Real REPENTANCE – do you have it?

Real REPENTANCE – do you have it?
George Macaskill
01 October, 1995 5 min read

When Jesus began to preach, he told his hearers to ‘repent’ (Matthew 4:17). He stated in Luke 13 that unless we repented we would perish- every one of us, without exception.

Regardless of how ‘religious’ we may be, according to Jesus we are not on our way to heaven unless we have repented of our sins. What does it mean to repent of our sins? What does the Bible teach on this subject?

The meaning of repentance

The word ‘repentance’ itself means ‘to change’, to turn away from something towards something else. To repent of our sins means to turn away from our sins to God. The first stage of repentance is to realize what sin really is. It is to become convicted of the gravity and reality of the evilness of our sin-not simply an error of judgement, a failure, or a mistake, but much more serious than that. It is something obnoxious in itself, as well as abominable to God. There is also the conviction that sin should, indeed must, be punished. The person who sees his sin in its proper light believes that God is not unfair in condemning him to hell forever. Further, there is the persuasion that God, in all justice, must do so if he is holy. The man convicted of sin believes he really deserves eternal punishment.

It is one thing, however, to have a technical knowledge of sin-it is another thing to be conscious and aware that we are personally guilty of sin! It is one thing to know ‘about’ guilt, quite another thing to experience it in reality. It may be one thing to theorize over it, but another thing to be burdened with it; one thing to know the philosophy of sin, but another thing to feel its weight.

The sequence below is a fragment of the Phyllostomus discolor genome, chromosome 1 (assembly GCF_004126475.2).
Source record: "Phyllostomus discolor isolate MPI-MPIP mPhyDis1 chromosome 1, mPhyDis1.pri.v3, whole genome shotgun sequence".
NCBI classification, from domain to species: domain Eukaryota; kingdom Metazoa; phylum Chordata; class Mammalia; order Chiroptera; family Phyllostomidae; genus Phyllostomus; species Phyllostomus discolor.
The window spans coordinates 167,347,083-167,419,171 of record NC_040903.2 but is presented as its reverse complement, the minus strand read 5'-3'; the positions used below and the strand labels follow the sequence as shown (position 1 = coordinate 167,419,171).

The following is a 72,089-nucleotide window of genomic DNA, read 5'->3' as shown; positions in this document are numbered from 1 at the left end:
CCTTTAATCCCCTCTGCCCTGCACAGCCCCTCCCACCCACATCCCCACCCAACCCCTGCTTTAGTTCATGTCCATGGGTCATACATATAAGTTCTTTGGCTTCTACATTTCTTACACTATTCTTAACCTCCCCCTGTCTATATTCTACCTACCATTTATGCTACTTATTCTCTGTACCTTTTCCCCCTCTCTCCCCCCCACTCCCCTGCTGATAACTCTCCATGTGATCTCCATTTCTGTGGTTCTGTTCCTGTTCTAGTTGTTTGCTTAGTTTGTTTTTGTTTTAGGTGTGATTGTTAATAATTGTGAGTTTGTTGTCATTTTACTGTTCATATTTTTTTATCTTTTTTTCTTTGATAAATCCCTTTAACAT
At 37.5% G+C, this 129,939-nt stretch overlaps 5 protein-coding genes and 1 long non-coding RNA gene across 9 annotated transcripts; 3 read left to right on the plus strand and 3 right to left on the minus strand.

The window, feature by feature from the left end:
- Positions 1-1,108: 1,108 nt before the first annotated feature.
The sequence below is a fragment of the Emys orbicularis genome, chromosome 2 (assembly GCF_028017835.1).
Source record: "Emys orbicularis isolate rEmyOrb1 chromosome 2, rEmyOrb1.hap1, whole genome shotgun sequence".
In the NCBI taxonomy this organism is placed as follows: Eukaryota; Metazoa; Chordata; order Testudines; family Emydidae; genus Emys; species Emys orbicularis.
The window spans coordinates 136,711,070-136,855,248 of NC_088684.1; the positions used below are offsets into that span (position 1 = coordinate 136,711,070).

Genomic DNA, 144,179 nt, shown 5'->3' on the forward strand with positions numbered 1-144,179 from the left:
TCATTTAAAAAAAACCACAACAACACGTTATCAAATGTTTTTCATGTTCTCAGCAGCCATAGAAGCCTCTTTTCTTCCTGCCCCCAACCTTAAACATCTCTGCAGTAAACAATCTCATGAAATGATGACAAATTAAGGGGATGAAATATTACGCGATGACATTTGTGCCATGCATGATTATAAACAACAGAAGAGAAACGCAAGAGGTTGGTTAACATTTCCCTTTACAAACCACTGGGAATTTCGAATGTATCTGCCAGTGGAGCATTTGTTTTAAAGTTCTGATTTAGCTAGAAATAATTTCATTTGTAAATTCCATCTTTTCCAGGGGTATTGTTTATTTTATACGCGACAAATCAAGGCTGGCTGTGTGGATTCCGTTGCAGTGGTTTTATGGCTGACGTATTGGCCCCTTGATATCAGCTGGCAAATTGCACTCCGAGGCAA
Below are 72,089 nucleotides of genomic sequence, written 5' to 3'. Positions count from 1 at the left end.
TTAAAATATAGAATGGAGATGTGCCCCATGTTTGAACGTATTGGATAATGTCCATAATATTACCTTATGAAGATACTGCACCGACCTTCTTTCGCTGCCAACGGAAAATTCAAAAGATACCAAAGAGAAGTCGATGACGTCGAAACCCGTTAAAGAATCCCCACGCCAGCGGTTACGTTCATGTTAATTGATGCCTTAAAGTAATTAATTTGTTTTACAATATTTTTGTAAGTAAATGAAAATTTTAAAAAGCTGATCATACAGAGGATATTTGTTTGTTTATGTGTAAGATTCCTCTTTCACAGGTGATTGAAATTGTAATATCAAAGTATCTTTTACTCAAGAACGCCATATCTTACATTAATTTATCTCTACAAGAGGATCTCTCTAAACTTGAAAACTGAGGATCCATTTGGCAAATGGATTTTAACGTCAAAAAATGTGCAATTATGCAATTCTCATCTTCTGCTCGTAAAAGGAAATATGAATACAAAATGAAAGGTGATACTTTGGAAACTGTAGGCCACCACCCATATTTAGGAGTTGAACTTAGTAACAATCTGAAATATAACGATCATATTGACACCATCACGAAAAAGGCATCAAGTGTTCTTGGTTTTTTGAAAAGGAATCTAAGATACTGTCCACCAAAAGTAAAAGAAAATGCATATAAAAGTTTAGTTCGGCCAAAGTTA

Conviction of sin

There should be a reaction following the proper understanding of what sin really is – distress and sorrow. How can anyone discover the ugliness and seriousness of sin and not be upset about it? Surely this is what Jesus meant when he said, ‘Blessed are they that mourn’ (Matthew 5:4). Christ was not referring, on that occasion, to those who were bereaved or had suffered some great disappointment; he was speaking about those who were mourning over their sins. Our reaction to our own sins, if we have seen them in their true light, ought to be grief and anguish. We should turn away from them as we would turn away from a leaking gas main in the street when it gives off its foul stench.

Repentance in practice

To repent of our sins, of course, must also mean that our behaviour is changed. It is more than an ideology- it must be a way of life. We must turn away from our past life and live a new life to God. Nevertheless, to stop living as we used to live is extremely difficult, and can only be done by the grace of God. To turn from our sin is really equivalent to turning from ourselves.